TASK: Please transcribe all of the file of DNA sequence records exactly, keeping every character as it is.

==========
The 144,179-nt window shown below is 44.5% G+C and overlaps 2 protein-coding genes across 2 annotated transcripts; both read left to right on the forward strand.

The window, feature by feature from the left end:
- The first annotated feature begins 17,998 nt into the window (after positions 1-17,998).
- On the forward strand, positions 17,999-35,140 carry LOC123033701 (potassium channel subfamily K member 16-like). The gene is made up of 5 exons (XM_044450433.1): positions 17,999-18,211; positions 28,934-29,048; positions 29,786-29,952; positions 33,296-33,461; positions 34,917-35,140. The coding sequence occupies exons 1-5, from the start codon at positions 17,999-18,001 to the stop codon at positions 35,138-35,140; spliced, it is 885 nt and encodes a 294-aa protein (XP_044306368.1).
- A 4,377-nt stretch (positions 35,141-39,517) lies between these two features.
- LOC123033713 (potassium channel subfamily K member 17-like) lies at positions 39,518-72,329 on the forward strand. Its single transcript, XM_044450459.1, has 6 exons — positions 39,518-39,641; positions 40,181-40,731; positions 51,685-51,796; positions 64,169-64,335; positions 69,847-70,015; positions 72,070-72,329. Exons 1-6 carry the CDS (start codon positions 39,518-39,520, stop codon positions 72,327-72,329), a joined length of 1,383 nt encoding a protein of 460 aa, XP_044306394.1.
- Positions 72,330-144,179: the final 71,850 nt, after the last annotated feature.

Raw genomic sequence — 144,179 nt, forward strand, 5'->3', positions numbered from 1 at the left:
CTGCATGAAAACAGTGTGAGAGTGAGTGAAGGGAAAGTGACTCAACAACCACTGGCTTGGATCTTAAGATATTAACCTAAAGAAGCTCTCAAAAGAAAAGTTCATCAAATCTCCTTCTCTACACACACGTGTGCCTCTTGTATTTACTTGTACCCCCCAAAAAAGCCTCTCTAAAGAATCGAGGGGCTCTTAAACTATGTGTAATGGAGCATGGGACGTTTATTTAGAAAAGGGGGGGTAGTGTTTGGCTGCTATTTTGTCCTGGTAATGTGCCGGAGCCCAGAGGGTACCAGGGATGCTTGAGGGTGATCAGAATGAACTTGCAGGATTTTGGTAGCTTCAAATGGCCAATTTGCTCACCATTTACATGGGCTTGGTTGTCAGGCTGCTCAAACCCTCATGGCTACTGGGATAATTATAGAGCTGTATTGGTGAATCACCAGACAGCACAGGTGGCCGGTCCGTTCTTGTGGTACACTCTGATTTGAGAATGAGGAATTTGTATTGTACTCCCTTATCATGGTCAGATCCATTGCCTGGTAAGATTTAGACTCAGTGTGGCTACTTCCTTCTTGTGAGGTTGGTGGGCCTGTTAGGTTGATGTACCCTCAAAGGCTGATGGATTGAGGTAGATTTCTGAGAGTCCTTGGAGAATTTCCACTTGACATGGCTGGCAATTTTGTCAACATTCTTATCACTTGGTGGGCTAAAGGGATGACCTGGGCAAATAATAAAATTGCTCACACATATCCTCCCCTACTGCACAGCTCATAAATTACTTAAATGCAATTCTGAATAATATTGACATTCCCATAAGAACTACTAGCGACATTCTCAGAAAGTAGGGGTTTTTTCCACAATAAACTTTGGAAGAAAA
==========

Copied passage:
The 144,179-nt window shown below is 44.5% G+C and overlaps 2 protein-coding genes across 2 annotated transcripts; both read left to right on the forward strand.

The window, feature by feature from the left end:
- The first annotated feature begins 17,998 nt into the window (after positions 1-17,998).
- On the forward strand, positions 17,999-35,140 carry LOC123033701 (potassium channel subfamily K member 16-like). The gene is made up of 5 exons (XM_044450433.1): positions 17,999-18,211; positions 28,934-29,048; positions 29,786-29,952; positions 33,296-33,461; positions 34,917-35,140. The coding sequence occupies exons 1-5, from the start codon at positions 17,999-18,001 to the stop codon at positions 35,138-35,140; spliced, it is 885 nt and encodes a 294-aa protein (XP_044306368.1).
- A 4,377-nt stretch (positions 35,141-39,517) lies between these two features.
- LOC123033713 (potassium channel subfamily K member 17-like) lies at positions 39,518-72,329 on the forward strand. Its single transcript, XM_044450459.1, has 6 exons — positions 39,518-39,641; positions 40,181-40,731; positions 51,685-51,796; positions 64,169-64,335; positions 69,847-70,015; positions 72,070-72,329. Exons 1-6 carry the CDS (start codon positions 39,518-39,520, stop codon positions 72,327-72,329), a joined length of 1,383 nt encoding a protein of 460 aa, XP_044306394.1.
- Positions 72,330-144,179: the final 71,850 nt, after the last annotated feature.

Raw genomic sequence — 144,179 nt, forward strand, 5'->3', positions numbered from 1 at the left:
CTGCATGAAAACAGTGTGAGAGTGAGTGAAGGGAAAGTGACTCAACAACCACTGGCTTGGATCTTAAGATATTAACCTAAAGAAGCTCTCAAAAGAAAAGTTCATCAAATCTCCTTCTCTACACACACGTGTGCCTCTTGTATTTACTTGTACCCCCCAAAAAAGCCTCTCTAAAGAATCGAGGGGCTCTTAAACTATGTGTAATGGAGCATGGGACGTTTATTTAGAAAAGGGGGGGTAGTGTTTGGCTGCTATTTTGTCCTGGTAATGTGCCGGAGCCCAGAGGGTACCAGGGATGCTTGAGGGTGATCAGAATGAACTTGCAGGATTTTGGTAGCTTCAAATGGCCAATTTGCTCACCATTTACATGGGCTTGGTTGTCAGGCTGCTCAAACCCTCATGGCTACTGGGATAATTATAGAGCTGTATTGGTGAATCACCAGACAGCACAGGTGGCCGGTCCGTTCTTGTGGTACACTCTGATTTGAGAATGAGGAATTTGTATTGTACTCCCTTATCATGGTCAGATCCATTGCCTGGTAAGATTTAGACTCAGTGTGGCTACTTCCTTCTTGTGAGGTTGGTGGGCCTGTTAGGTTGATGTACCCTCAAAGGCTGATGGATTGAGGTAGATTTCTGAGAGTCCTTGGAGAATTTCCACTTGACATGGCTGGCAATTTTGTCAACATTCTTATCACTTGGTGGGCTAAAGGGATGACCTGGGCAAATAATAAAATTGCTCACACATATCCTCCCCTACTGCACAGCTCATAAATTACTTAAATGCAATTCTGAATAATATTGACATTCCCATAAGAACTACTAGCGACATTCTCAGAAAGTAGGGGTTTTTTCCACAATAAACTTTGGAAGAAAA